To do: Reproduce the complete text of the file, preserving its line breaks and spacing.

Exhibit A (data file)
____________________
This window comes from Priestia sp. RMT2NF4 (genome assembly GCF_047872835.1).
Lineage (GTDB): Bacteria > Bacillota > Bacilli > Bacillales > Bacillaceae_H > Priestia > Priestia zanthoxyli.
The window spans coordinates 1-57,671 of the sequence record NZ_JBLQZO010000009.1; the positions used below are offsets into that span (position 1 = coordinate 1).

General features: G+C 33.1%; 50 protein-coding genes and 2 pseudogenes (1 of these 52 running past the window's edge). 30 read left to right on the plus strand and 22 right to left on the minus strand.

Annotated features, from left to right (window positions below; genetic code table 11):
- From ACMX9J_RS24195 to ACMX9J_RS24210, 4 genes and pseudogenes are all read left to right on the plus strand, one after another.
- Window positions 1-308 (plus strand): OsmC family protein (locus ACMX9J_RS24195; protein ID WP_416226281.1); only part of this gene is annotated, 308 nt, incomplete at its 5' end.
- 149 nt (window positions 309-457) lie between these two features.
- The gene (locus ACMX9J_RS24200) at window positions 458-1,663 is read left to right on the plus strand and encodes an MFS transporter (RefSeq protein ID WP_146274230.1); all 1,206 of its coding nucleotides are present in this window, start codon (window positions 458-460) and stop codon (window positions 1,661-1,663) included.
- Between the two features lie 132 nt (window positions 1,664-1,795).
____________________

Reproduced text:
This window comes from Priestia sp. RMT2NF4 (genome assembly GCF_047872835.1).
Lineage (GTDB): Bacteria > Bacillota > Bacilli > Bacillales > Bacillaceae_H > Priestia > Priestia zanthoxyli.
The window spans coordinates 1-57,671 of the sequence record NZ_JBLQZO010000009.1; the positions used below are offsets into that span (position 1 = coordinate 1).

General features: G+C 33.1%; 50 protein-coding genes and 2 pseudogenes (1 of these 52 running past the window's edge). 30 read left to right on the plus strand and 22 right to left on the minus strand.

Annotated features, from left to right (window positions below; genetic code table 11):
- From ACMX9J_RS24195 to ACMX9J_RS24210, 4 genes and pseudogenes are all read left to right on the plus strand, one after another.
- Window positions 1-308 (plus strand): OsmC family protein (locus ACMX9J_RS24195; protein ID WP_416226281.1); only part of this gene is annotated, 308 nt, incomplete at its 5' end.
- 149 nt (window positions 309-457) lie between these two features.
- The gene (locus ACMX9J_RS24200) at window positions 458-1,663 is read left to right on the plus strand and encodes an MFS transporter (RefSeq protein ID WP_146274230.1); all 1,206 of its coding nucleotides are present in this window, start codon (window positions 458-460) and stop codon (window positions 1,661-1,663) included.
- Between the two features lie 132 nt (window positions 1,664-1,795).